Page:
I’ve been thinking a lot about time capsules recently. Last weekend, I deep-cleaned my whole room and stumbled upon this time capsule I made when I was in Grade 1. It has clear instructions to open in 2022, so I still don’t know what’s in it, but I’m fascinated by what six year old me thought was important enough to keepsake for 26 year old me. 

Yesterday, Vanity Fair shared their time capsule video with Billie Eilish. It’s part of a series they’ve done where they ask her the same set of questions every year and record how the answers have changed over time. At some points, they even get Billie to react to her old answers and honestly, it might possibly be the best video you’ll see this week, maybe even this month. 


Huge Billie Eilish fan here. I saw her in concert, and it’s been so interesting to watch her meteoric rise. Also “Bad Guy” knocked “Old Town Road” out of the #1 spot, so Billie definitely has some serious staying power. I always forget that she’s 17 years old though, mostly because she doesn’t really seem 17 years old. You can see it in the video – there’s a self-assuredness and even wisdom about her that doesn’t line up with stereotypes about her age group, and the maturation is evident in contrast to her interviews from previous years. 

I think my favourite thing about the video is the difference between 17 year old Billie and 15 year old Billie. In your teens, a three year gap is much more significant than when you’re an adult. There are just so many changes happening externally and internally, time just seems to move at a rapid pace. That’s why high school seems like it never ends. As we also know, celebrity time moves super fast (especially in the case of celebrity relationships). Which is why it’s always been fascinating to watch the transition from 15 to 17 for anybody, especially a Grammy-nominated teenager dealing with the pressures and intensity of fame. One of the best excerpts:

Q: Who’s your dream person to perform with?

Billie in 2017:
“Lil Wayne.”

Billie now:
“Myself. I’m tired of everybody.”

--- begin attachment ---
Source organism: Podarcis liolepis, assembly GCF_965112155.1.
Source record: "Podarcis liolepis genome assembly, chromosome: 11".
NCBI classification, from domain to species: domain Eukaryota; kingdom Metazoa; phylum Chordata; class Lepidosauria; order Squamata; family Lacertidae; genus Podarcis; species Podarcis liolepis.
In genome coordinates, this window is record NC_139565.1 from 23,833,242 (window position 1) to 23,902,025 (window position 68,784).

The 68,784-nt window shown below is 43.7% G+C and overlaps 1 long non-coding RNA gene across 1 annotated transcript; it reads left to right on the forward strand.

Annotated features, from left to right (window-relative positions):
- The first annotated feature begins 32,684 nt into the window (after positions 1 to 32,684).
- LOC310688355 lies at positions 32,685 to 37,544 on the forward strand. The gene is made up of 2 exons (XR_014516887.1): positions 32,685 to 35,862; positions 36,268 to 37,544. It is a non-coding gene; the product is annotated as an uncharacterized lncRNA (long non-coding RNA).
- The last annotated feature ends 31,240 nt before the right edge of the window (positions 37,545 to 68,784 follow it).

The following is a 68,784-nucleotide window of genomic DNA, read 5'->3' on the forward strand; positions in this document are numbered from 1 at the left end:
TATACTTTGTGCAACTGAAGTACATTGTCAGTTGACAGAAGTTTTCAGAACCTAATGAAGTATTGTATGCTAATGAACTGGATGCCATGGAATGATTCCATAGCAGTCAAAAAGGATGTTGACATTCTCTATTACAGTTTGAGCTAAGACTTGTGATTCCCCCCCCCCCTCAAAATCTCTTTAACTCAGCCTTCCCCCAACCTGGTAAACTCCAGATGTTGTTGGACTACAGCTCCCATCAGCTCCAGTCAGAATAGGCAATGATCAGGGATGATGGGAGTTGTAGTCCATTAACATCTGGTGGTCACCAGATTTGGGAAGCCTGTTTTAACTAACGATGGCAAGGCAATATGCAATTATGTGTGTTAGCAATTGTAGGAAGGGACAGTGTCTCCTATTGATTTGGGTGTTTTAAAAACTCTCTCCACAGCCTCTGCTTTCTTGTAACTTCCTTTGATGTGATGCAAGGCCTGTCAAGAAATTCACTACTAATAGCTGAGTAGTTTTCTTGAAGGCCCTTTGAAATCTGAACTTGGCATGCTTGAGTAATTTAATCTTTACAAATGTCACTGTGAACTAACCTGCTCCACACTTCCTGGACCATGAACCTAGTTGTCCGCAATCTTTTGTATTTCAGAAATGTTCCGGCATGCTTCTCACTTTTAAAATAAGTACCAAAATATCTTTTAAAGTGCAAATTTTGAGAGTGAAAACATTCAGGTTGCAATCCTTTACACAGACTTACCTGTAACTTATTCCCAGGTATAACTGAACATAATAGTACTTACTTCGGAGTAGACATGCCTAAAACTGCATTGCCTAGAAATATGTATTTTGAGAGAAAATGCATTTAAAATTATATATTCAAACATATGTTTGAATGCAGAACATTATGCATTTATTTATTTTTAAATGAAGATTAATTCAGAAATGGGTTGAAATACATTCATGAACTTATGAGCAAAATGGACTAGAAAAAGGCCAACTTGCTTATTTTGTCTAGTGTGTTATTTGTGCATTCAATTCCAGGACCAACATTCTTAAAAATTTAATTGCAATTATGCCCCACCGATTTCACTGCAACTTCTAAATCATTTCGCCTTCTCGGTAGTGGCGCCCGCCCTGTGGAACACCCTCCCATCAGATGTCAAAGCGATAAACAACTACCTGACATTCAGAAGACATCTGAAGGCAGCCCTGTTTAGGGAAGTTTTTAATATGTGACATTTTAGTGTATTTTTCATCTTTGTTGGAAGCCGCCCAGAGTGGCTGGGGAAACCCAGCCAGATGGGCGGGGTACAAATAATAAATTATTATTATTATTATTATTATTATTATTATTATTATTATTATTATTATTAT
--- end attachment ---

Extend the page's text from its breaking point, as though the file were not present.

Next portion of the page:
Mood. The problem with fame is that it f-cks people up. It’s a huge mindf-ck to have millions of people know you and adore you and obsess over you. It’s a huge change to have sudden access to so much power and wealth. Now imagine all of that when you’re not even 18. 

We have discussed often here at this site about what we do to our young celebrities, people like Millie Bobby Brown, Billie Eilish, and even Shawn Mendes. Billie narrates this terrifying fan interaction where someone grabbed her hand while in concert and refused to let go, despite the intervention of two of Billie’s bodyguards. She laments (albeit briefly) the ability to go out to like Costco or Trader Joes. Plus, being a young female star comes with its own set of dangers and challenges, particularly in the music industry.

The difference with Billie is that at least in that interview, she comes off humble af. She’s confident, no doubt. She’s aware of her success and is clearly enjoying the ride. But she recognizes the privilege she has, saying, “There’s a lot in fame that’s f-cking gross and horrible and just miserable, but I’m very grateful for it and it’s really rare and it’s really, I’m very lucky so I’m done complaining about it.” And maybe that’s why she has some wisdom beyond her years. It was this line that really got me:

Q: What’s most important to you right now?

“The most important thing right now, though, probably would be maintaining my happiness, which I’ve been experiencing for like, the first time in many years lately, which is really cool.”

Putting happiness before success, fame, money, friends, or really anything else? I haven’t even figured that out yet! It speaks a lot to how Billie, and many young artists, conduct themselves nowadays. Sure, there are a fair share of douchebags, but more and more, stars like Billie seem more aware and more careful about their happiness, about their ambitions in relation to their happiness, and about the way they view their careers. How will these answers change over time? (More celebrities should do time capsule videos.) Yesterday Lainey wrote about Taylor Swift’s award at the AMAs, and the fact that she got her start 15 years ago when she was 15. Billie was 13 when "Ocean Eyes" came out. In 2030 (if the planet still exists by then), will we be celebrating Billie as artist of the decade? Will she still be as wise and humble?